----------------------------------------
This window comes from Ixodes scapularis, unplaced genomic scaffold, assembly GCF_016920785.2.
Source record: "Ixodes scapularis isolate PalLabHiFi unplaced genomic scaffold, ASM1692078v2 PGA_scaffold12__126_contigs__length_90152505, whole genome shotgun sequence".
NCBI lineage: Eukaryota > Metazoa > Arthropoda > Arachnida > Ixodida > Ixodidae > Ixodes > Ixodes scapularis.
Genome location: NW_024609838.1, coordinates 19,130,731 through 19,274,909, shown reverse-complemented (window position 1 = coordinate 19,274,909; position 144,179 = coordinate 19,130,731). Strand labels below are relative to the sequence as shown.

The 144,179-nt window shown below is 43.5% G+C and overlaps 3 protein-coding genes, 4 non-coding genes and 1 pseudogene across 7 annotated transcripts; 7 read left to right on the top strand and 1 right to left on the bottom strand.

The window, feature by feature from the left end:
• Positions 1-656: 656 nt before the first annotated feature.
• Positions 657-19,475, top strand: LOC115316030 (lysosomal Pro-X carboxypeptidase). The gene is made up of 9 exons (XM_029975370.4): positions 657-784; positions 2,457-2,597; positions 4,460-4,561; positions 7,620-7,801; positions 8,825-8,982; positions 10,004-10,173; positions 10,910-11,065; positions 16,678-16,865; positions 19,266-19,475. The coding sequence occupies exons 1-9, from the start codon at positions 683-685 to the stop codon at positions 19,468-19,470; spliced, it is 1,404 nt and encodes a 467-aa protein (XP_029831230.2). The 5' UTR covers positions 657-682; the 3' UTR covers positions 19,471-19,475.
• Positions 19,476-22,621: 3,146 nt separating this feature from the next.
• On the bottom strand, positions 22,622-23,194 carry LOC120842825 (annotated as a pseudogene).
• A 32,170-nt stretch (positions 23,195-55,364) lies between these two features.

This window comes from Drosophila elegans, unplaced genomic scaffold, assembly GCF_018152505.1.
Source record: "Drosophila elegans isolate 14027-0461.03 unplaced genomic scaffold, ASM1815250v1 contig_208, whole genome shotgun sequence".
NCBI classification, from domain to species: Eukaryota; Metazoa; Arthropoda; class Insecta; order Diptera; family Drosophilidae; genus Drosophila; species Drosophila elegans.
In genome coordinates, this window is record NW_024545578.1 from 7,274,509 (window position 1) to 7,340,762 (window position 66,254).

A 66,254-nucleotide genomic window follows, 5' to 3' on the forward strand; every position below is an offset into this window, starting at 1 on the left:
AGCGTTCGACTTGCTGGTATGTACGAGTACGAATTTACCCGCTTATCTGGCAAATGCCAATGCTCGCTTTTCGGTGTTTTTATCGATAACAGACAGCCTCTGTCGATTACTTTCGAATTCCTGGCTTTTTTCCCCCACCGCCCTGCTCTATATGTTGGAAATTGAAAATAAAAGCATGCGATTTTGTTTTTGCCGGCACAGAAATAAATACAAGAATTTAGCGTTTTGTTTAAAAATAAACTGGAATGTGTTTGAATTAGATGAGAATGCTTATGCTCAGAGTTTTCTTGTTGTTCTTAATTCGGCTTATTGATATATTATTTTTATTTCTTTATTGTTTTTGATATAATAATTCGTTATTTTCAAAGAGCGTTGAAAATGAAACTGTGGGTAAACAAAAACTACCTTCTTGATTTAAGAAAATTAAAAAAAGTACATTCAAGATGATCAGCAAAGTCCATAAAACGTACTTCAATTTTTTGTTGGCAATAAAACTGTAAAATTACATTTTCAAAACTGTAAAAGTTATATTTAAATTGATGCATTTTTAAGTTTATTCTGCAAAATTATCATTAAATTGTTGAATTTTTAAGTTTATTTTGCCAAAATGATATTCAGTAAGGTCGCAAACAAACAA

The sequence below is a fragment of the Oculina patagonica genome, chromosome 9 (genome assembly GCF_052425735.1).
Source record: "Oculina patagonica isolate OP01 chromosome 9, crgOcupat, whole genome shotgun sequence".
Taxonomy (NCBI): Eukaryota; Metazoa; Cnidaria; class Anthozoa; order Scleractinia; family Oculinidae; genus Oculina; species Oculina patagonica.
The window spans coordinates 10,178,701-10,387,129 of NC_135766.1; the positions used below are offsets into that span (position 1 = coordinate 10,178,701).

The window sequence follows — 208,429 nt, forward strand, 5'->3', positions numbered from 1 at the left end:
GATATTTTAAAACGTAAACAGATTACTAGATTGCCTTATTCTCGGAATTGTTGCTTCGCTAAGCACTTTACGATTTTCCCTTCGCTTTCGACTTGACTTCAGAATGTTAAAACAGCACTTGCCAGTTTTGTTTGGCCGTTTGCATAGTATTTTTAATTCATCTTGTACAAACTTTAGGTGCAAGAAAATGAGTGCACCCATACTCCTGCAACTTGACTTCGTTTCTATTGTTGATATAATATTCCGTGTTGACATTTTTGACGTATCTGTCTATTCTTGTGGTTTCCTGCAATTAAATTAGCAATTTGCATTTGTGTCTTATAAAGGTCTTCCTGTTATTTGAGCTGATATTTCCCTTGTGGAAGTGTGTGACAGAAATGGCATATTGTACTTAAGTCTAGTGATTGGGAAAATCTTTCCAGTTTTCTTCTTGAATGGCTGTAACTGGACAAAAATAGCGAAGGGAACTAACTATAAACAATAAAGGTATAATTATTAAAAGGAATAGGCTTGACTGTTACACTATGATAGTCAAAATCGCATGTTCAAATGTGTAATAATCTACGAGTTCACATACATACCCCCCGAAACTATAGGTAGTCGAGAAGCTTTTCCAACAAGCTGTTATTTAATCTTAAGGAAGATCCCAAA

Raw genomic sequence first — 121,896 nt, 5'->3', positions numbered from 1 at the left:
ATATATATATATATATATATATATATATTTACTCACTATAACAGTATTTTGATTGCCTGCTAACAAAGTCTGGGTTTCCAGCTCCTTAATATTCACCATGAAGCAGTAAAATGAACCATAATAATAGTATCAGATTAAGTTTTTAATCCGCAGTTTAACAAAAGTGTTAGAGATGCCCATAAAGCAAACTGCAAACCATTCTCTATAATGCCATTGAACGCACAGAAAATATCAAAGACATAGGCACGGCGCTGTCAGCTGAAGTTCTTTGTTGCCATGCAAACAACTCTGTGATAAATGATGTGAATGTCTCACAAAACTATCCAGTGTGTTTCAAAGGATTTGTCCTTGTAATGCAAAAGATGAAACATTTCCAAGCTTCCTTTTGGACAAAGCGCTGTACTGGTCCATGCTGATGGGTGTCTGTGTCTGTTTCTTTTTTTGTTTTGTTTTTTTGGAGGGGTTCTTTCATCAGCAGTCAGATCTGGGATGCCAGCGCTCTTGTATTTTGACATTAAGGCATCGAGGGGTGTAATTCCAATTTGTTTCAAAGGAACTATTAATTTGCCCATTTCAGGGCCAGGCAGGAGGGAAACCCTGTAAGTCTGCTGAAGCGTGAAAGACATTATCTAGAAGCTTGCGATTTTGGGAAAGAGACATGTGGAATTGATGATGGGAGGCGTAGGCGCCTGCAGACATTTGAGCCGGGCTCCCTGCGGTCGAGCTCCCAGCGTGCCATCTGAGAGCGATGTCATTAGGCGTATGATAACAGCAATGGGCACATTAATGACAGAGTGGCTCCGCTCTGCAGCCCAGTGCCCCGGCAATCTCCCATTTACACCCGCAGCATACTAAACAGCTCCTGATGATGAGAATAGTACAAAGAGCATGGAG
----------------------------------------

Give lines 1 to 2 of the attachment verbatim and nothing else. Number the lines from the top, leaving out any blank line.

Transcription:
This window comes from Ixodes scapularis, unplaced genomic scaffold, assembly GCF_016920785.2.
Source record: "Ixodes scapularis isolate PalLabHiFi unplaced genomic scaffold, ASM1692078v2 PGA_scaffold12__126_contigs__length_90152505, whole genome shotgun sequence".